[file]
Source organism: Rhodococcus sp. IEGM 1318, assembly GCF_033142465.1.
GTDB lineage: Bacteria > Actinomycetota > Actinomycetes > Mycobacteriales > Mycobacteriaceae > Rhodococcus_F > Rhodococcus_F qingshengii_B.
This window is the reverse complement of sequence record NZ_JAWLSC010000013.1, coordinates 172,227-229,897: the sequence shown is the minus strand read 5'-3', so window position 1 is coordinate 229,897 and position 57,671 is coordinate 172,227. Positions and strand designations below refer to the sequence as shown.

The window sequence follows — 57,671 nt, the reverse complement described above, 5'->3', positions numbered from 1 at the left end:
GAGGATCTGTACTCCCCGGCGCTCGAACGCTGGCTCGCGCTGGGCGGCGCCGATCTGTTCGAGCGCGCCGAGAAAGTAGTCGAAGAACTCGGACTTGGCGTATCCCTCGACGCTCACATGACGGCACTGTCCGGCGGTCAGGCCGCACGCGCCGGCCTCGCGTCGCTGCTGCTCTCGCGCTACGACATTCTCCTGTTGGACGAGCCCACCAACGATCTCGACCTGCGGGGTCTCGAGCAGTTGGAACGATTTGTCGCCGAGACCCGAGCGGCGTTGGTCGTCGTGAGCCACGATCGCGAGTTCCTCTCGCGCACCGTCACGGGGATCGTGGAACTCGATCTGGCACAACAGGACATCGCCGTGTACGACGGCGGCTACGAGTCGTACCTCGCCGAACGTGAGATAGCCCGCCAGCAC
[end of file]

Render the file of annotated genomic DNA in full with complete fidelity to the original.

Source organism: Rhodococcus sp. IEGM 1318, assembly GCF_033142465.1.
GTDB lineage: Bacteria > Actinomycetota > Actinomycetes > Mycobacteriales > Mycobacteriaceae > Rhodococcus_F > Rhodococcus_F qingshengii_B.
This window is the reverse complement of sequence record NZ_JAWLSC010000013.1, coordinates 172,227-229,897: the sequence shown is the minus strand read 5'-3', so window position 1 is coordinate 229,897 and position 57,671 is coordinate 172,227. Positions and strand designations below refer to the sequence as shown.

The window sequence follows — 57,671 nt, the reverse complement described above, 5'->3', positions numbered from 1 at the left end:
GAGGATCTGTACTCCCCGGCGCTCGAACGCTGGCTCGCGCTGGGCGGCGCCGATCTGTTCGAGCGCGCCGAGAAAGTAGTCGAAGAACTCGGACTTGGCGTATCCCTCGACGCTCACATGACGGCACTGTCCGGCGGTCAGGCCGCACGCGCCGGCCTCGCGTCGCTGCTGCTCTCGCGCTACGACATTCTCCTGTTGGACGAGCCCACCAACGATCTCGACCTGCGGGGTCTCGAGCAGTTGGAACGATTTGTCGCCGAGACCCGAGCGGCGTTGGTCGTCGTGAGCCACGATCGCGAGTTCCTCTCGCGCACCGTCACGGGGATCGTGGAACTCGATCTGGCACAACAGGACATCGCCGTGTACGACGGCGGCTACGAGTCGTACCTCGCCGAACGTGAGATAGCCCGCCAGCAC